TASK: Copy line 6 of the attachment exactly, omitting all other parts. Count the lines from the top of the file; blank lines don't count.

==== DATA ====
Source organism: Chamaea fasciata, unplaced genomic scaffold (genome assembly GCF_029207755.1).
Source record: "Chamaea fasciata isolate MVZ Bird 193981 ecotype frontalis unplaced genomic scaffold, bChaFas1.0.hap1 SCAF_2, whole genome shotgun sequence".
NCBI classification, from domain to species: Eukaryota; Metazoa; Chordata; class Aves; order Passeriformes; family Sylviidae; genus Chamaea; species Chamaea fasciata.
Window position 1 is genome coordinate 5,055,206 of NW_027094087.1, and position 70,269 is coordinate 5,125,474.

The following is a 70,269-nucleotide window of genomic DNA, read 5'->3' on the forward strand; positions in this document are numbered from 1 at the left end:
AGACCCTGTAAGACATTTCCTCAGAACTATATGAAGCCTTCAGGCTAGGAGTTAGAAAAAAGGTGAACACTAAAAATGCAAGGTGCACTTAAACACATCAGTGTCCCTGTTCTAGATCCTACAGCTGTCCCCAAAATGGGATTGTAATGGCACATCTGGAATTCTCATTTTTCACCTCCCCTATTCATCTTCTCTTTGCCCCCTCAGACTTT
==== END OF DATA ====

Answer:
AGACCCTGTAAGACATTTCCTCAGAACTATATGAAGCCTTCAGGCTAGGAGTTAGAAAAAAGGTGAACACTAAAAATGCAAGGTGCACTTAAACACATCAGTGTCCCTGTTCTAGATCCTACAGCTGTCCCCAAAATGGGATTGTAATGGCACATCTGGAATTCTCATTTTTCACCTCCCCTATTCATCTTCTCTTTGCCCCCTCAGACTTT